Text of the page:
Olympic Games Boycotts and Political Events
The Summer Olympics has been plagued by political boycotts throughout its history, however the Winter Games have been mostly spared of political interference.
The one exception was the 1980 Winter Olympics, when Taiwan refused to participate in the 1980 Lake Placid Games after the International Olympic Committee prohibited it from being called the Republic of China (doing so to placate the People's Republic of China, which was returning to the Olympics for the first time since 1952).
The government of Georgia called for a boycott of the 2014 Winter Olympics, set to be held in Sochi, in response to Russia's participation in the 2008 South Ossetia war. There was also a number of organizations which called for a boycott of the 2014 Winter Olympics due to Russia's oppressive and homophobic legislation.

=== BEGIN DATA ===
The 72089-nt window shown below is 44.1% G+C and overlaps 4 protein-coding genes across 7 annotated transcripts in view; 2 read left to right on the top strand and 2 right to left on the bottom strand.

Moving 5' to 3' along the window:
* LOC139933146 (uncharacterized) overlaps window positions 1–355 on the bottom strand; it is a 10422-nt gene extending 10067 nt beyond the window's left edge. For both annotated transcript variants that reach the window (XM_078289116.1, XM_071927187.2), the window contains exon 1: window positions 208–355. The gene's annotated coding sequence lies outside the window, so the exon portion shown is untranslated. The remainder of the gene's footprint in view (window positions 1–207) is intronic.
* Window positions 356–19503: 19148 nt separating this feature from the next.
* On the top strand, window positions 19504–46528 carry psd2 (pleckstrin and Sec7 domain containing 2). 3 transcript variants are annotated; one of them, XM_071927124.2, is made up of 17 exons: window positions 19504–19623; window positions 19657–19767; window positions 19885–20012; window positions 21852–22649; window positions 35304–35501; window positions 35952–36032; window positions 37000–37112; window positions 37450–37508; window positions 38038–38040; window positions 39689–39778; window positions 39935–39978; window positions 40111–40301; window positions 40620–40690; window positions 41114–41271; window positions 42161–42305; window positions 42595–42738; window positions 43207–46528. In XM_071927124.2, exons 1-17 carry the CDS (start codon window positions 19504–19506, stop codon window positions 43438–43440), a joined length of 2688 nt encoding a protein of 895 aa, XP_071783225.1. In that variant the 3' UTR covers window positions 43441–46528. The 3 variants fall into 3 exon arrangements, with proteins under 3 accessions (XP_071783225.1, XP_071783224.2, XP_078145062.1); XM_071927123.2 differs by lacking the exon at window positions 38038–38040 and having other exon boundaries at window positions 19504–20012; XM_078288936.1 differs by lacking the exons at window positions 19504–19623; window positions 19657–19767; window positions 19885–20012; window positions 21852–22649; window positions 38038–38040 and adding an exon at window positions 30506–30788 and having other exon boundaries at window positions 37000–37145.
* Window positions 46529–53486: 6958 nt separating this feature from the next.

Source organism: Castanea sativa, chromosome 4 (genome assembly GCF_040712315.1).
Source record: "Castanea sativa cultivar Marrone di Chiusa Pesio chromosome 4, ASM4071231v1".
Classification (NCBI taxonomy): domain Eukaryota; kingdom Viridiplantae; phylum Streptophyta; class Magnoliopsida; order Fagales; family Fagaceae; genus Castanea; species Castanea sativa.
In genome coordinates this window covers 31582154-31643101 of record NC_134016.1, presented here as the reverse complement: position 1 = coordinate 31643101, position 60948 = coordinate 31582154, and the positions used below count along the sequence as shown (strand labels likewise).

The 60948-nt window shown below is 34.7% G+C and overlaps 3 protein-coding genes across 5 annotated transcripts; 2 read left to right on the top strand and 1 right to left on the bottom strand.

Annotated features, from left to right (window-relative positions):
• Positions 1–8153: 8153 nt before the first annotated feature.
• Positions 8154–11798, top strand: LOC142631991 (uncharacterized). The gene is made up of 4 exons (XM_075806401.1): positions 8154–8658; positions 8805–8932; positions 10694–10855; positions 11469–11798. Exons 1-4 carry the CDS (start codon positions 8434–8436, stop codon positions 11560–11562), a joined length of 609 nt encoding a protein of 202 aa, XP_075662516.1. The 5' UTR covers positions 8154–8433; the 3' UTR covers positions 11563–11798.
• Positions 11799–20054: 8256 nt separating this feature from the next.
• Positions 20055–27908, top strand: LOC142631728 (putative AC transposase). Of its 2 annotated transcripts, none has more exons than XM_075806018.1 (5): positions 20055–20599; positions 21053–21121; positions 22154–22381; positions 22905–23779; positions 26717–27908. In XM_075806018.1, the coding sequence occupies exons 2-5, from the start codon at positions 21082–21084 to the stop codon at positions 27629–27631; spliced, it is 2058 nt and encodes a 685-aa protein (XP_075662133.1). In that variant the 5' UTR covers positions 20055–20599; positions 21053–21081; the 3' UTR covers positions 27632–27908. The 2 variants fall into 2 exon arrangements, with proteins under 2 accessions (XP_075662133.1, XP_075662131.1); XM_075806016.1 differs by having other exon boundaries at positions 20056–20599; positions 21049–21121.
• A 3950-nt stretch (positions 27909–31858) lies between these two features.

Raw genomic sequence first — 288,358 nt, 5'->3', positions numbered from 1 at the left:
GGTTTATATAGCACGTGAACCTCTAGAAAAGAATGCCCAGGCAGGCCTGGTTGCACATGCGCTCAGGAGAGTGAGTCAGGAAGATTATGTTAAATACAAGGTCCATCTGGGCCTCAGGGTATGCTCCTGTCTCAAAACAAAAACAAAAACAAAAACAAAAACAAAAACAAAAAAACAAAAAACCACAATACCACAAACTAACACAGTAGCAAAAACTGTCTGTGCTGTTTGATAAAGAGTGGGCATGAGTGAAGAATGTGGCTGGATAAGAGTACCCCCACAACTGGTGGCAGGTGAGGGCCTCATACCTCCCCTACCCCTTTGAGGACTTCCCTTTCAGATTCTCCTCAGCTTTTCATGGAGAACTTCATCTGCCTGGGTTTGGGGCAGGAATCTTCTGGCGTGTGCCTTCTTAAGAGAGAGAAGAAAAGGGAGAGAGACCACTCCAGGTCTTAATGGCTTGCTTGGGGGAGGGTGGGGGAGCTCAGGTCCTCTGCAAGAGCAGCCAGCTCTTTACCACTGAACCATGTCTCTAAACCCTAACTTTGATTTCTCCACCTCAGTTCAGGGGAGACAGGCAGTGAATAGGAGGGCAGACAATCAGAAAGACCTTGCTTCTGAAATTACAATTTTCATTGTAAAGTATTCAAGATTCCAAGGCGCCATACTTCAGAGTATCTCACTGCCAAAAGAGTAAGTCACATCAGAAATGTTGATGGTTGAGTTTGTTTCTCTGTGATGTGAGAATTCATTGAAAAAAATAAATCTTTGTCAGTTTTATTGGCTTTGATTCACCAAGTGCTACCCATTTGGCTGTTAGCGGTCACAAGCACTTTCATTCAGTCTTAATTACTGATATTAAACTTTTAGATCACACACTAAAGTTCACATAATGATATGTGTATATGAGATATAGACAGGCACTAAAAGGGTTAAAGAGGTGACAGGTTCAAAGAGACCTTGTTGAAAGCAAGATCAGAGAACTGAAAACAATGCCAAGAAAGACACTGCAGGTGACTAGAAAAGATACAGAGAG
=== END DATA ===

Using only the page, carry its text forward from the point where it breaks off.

The Russia team was banned from competing at the 2018 Winter Olympics in PyeongChang, though some individual athletes were able to compete under the Olympic banner. In response, Russia's president Vladimir Putin had threatened to tell its athletes to boycott the 2018 Winter Olympics, but this did not eventuate.
A diplomatic boycott has been announced for the Beijing Winter Olympics in 2022. The US, UK, Australia and Canada will not send government representatives to the Games because of concerns over China's human rights record. India also joined the boycott in response to the Olympic Torch Relay including a soldier involved in a border skirmish with the Indian Army June 2020.